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Communication Aids in the Classroom: The Views of Education Staff and Speech and Language Therapists Involved with the Communication Aids Project
ARTICLE

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British Journal of Special Education Volume 33, Number 1, ISSN 0952-3383

Abstract

The findings presented in this paper are part of an independent evaluation study of the Communication Aids Project (CAP). The study was carried out between July 2003 and April 2004 and looked at the impact of CAP on children receiving communication aids and evaluated the CAP strategy of assessment and delivery. In this paper the views of education staff and speech and language therapists who were working with communication aid users in school are presented. The professionals who were interviewed provided positive feedback on the existence of CAP, on the assessment for the communication aid, particularly where the use of the aid in the classroom was considered, and on the children's increased participation in classroom and learning activities since receiving the aid. They also highlighted the issue of managing parents' expectations regarding the use of aids and the value of and need for continued training for professionals working with communication aids in the classroom. The authors of this article, Jannet Wright, senior lecturer, Chris Donlan, senior lecturer, Caroline Newton, lecturer, and Michael Clarke, lecturer, from University College London; Claire Lister, from the Institute of Child Health, London; and Jasmina Cherguit, assistant psychologist, draw upon their findings to develop recommendations for future policy, practice and professional development.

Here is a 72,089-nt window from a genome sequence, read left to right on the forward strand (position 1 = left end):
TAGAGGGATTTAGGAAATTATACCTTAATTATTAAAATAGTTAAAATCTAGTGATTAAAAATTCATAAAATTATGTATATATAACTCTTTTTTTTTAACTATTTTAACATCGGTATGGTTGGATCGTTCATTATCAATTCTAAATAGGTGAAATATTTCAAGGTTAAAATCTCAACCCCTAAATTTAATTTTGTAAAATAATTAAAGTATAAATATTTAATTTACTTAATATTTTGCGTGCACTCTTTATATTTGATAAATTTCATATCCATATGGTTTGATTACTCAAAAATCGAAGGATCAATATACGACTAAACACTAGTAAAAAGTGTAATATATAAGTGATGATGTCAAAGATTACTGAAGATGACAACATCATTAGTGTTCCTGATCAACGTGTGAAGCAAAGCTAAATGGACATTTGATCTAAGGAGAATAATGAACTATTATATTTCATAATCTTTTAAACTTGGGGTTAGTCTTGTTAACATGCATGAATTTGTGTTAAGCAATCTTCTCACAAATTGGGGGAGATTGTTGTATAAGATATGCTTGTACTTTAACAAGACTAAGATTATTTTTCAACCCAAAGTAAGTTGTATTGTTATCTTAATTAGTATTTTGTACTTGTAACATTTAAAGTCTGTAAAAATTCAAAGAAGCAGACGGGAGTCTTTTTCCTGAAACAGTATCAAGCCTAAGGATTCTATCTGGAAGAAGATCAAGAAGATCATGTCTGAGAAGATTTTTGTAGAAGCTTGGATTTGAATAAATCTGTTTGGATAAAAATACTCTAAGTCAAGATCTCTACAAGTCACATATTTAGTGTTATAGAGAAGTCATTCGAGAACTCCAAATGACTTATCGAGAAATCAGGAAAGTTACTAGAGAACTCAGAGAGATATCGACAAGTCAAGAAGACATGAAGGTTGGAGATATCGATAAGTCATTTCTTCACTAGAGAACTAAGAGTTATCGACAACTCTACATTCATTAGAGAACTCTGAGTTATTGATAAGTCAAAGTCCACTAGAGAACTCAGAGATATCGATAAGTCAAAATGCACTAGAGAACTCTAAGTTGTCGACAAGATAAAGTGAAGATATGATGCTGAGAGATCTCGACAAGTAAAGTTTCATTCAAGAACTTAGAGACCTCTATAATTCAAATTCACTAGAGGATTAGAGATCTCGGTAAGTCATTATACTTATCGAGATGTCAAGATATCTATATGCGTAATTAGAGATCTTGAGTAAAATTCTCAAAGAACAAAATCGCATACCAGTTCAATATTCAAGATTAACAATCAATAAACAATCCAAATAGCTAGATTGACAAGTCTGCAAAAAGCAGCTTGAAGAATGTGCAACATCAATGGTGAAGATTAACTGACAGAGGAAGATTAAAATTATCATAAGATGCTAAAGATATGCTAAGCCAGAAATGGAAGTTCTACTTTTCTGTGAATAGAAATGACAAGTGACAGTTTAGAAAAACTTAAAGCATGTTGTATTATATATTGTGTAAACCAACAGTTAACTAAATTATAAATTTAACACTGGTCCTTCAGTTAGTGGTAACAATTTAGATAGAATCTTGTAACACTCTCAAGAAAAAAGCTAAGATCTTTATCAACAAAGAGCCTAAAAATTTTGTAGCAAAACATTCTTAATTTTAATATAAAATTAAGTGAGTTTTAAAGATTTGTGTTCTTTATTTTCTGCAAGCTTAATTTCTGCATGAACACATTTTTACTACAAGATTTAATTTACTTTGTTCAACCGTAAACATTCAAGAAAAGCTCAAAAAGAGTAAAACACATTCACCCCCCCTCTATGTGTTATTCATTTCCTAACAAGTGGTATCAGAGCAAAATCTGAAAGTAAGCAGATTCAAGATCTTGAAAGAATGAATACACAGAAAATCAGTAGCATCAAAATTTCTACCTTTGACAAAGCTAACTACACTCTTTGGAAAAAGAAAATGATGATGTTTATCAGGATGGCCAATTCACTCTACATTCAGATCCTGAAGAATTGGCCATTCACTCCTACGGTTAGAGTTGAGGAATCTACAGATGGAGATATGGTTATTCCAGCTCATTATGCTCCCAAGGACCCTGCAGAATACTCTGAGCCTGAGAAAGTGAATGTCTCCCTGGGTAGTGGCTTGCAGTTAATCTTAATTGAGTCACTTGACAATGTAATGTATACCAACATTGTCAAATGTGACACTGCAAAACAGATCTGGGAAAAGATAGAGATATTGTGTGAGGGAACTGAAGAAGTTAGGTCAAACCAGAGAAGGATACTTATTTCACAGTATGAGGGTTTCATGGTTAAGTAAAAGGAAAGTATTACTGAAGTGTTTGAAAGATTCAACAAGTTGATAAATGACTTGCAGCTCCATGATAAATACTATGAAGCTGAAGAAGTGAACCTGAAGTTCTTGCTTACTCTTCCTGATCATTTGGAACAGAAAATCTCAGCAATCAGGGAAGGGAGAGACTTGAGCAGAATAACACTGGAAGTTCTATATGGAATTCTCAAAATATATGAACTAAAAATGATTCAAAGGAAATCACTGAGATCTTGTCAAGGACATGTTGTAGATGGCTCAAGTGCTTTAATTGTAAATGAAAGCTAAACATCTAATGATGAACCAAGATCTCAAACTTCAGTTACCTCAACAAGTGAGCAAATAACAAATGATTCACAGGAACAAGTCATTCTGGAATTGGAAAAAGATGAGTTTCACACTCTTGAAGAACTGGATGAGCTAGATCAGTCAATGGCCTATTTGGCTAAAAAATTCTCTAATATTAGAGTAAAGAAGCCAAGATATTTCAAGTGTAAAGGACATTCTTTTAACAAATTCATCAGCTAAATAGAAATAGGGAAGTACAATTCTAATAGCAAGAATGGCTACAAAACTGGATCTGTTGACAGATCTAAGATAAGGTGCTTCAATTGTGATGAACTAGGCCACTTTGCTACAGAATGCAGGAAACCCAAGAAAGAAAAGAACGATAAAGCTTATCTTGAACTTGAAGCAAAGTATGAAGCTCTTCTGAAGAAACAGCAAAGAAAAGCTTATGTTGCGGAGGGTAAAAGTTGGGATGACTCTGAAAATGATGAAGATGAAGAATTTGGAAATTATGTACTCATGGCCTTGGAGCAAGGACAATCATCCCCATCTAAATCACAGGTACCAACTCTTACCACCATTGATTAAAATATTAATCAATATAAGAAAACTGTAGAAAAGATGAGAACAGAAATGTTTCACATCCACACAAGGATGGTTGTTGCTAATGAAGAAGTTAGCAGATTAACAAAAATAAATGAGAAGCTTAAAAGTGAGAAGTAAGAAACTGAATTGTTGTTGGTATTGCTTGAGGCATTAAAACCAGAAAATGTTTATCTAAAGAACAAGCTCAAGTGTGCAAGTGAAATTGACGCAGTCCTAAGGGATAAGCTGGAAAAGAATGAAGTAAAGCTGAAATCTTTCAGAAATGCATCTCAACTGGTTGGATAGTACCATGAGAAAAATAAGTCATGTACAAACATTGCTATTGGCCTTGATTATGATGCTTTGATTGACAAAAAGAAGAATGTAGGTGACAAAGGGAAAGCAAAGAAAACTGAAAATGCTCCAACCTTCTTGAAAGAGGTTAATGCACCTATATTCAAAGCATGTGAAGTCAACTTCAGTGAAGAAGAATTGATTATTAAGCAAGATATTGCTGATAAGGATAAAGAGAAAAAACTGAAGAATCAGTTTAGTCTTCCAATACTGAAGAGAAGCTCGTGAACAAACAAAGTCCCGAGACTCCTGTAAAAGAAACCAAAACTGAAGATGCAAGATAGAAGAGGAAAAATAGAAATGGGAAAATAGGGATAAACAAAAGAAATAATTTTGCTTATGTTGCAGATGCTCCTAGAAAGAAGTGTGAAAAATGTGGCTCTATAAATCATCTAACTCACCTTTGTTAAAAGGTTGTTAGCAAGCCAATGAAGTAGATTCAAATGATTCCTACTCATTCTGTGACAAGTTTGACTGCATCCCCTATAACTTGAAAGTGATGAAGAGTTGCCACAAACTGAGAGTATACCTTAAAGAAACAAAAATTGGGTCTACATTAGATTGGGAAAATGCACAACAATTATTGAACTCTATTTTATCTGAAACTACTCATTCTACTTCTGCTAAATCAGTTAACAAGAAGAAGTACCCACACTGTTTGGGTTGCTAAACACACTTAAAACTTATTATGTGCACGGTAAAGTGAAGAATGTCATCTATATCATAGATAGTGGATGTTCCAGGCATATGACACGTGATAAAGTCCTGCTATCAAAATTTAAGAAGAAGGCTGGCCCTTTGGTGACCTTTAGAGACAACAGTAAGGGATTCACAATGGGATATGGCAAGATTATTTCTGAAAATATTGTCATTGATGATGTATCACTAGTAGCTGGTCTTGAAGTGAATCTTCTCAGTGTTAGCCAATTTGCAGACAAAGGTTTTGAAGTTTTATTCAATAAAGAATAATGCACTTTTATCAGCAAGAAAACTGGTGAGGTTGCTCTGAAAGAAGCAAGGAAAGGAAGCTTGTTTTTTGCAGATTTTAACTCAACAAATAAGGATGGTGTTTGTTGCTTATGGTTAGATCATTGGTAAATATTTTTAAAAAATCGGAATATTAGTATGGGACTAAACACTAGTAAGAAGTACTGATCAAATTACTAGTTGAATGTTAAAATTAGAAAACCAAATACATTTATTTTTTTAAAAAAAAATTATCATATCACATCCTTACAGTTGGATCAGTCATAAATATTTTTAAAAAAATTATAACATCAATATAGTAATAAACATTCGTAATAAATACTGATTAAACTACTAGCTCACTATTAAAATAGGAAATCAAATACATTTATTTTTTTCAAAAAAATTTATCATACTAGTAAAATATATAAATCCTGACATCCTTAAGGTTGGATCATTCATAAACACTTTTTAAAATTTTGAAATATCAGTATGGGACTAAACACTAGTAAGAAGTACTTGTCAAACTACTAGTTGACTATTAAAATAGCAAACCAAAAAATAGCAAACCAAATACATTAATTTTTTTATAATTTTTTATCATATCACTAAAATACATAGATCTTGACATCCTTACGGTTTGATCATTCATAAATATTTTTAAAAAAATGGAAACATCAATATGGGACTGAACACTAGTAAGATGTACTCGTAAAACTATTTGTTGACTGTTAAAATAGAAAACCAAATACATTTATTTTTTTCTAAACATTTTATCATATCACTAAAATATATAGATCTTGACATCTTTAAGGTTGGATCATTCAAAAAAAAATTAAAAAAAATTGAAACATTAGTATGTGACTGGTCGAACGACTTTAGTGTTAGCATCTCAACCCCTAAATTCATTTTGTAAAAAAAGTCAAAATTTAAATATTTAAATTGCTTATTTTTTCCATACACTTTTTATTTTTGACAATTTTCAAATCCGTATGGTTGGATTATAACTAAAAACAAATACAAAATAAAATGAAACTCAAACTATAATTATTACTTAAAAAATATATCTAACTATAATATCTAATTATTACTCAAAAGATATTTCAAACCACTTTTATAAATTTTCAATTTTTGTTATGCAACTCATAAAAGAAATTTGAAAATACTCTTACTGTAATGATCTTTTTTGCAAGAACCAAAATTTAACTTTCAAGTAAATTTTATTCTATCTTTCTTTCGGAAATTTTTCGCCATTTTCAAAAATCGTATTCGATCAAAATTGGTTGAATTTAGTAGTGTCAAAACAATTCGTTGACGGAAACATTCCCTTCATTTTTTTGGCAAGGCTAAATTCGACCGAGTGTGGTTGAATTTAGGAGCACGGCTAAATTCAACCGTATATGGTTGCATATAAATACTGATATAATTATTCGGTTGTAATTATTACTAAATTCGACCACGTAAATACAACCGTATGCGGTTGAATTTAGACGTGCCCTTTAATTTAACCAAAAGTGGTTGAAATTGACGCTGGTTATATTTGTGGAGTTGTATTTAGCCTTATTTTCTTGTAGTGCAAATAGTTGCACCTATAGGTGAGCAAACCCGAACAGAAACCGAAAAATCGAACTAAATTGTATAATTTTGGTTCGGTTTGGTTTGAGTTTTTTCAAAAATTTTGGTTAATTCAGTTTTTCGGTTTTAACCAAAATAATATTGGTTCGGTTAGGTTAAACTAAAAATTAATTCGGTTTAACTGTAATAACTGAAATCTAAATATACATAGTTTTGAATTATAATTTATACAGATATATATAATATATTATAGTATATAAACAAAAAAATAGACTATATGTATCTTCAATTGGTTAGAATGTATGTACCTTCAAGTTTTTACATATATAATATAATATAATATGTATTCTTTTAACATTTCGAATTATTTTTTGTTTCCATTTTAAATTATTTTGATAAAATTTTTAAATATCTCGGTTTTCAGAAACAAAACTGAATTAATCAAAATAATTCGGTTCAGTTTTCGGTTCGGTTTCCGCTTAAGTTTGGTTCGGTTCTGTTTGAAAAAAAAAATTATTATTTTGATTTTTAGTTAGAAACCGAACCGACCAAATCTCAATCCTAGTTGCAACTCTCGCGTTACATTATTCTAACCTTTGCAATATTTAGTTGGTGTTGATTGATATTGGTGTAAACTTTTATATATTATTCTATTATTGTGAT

Citation

Wright, J.A., Newton, C., Clarke, M., Donlan, C., Lister, C. & Cherguit, J. (2006). Communication Aids in the Classroom: The Views of Education Staff and Speech and Language Therapists Involved with the Communication Aids Project. British Journal of Special Education, 33(1), 25-32. Retrieved June 16, 2019 from .

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